Few people know much about DUI in Colorado until it happens to them. Better education, however, might help prevent the problem. This is somewhat ironic given the fact that we are constantly cautioned against drinking and driving on television, radio, and in print. Most public service advertising covers only the broadest strokes. Take a few minutes now and learn a bit more. If you have been charged with DUI or DWAI in the state of Colorado, your learning curve has already been sped-up and you know that you need a skilled and experienced Denver DUI defense attorney to protect your legal rights and reputation.
DUI/DWAI is Measured Objectively by Blood Alcohol Content (BAC)
DUI stands for driving under the influence. DWAI stands for driving while ability impaired. First of all, as recent ads state, “buzzed driving is drunk driving.” In other words, you do not need to be in a stupor after a night of binge drinking to be stopped and arrested for DUI or DWAI. Even if you are experiencing little to no impairment, it is possible that you could be stopped and arrested.
The legal limit for driving after consuming alcohol is .08% for DUI, and .05% for DWAI. These percentages speak to Blood Alcohol Content (BAC). BAC is the ratio of blood to alcohol per milliliter of blood in your system. It is most commonly tested by breathalyzer. To blow a .08% or .05% and thereby be properly charged with DUI or DWAI, you need only consume a few drinks over the span of a few hours. There is no exact standard because height, weight, gender, and metabolism all play a role in BAC, but whatever your personal information may be, it does not take that many drinks to be considered “impaired” in the eyes of the law. In addition, you have to keep in mind that the test for impairment is objective; it is all about the scientific measurement of BAC – and not at all about your subjective opinion about how impaired you are.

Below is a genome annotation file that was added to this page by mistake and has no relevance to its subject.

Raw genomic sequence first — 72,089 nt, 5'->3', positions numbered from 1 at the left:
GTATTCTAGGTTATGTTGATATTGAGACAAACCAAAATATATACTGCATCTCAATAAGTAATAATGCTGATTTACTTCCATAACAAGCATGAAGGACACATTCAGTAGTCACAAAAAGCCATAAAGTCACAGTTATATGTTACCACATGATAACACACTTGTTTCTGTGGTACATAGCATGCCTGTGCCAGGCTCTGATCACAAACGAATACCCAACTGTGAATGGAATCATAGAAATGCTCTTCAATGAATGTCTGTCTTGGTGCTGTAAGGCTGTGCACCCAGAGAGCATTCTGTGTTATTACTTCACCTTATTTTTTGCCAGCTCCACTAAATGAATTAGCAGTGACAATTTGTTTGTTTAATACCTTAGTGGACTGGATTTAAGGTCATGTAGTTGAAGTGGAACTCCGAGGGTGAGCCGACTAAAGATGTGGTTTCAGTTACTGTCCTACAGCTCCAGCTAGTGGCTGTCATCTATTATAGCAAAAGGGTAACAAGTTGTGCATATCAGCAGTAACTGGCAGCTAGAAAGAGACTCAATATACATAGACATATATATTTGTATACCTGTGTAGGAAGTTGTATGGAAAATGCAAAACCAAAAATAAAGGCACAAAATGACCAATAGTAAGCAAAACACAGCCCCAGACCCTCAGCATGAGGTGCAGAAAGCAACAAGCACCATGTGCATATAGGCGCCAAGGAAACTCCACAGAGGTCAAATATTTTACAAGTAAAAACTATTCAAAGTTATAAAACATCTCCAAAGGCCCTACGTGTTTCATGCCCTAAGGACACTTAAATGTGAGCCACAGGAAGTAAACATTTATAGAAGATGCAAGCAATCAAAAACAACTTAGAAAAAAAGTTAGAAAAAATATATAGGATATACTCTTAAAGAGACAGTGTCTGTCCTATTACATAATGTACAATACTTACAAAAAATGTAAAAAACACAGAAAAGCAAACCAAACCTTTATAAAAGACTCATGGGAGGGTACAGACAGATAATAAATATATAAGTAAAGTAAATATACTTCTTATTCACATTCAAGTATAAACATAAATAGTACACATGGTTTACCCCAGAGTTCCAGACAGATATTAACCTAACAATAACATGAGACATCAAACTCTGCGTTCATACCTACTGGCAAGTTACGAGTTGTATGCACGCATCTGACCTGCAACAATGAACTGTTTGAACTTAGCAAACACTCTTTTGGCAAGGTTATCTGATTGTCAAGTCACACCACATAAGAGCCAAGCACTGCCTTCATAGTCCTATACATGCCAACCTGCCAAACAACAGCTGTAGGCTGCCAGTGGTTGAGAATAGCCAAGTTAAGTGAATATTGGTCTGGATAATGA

You Have Already Given Your Consent to BAC Testing if you are Driving
One fact that surprises many people is Colorado’s express consent law with regard to BAC testing for drinking and driving. Put simply, Colorado takes your decision to get behind the wheel of a car and use its roads and highways as a “yes” to the question “can I ask you to take a chemical test to determine if you are impaired by alcohol, drugs or a combination of both?” If you say no, you face a one to three year suspension of your driver’s license, depending on whether you are a first-time or subsequent offender. But taking a test also potentially gives the government inculpatory evidence so drivers must carefully choose whether to submit to a chemical test if arrested for driving under the influence or while impaired. And furthermore, you do not have the right to consult with an attorney prior to making this decision.
If you have been charged with DUI or DWAI in Colorado, you need a skilled and experienced Denver DUI attorney to defend your legal rights.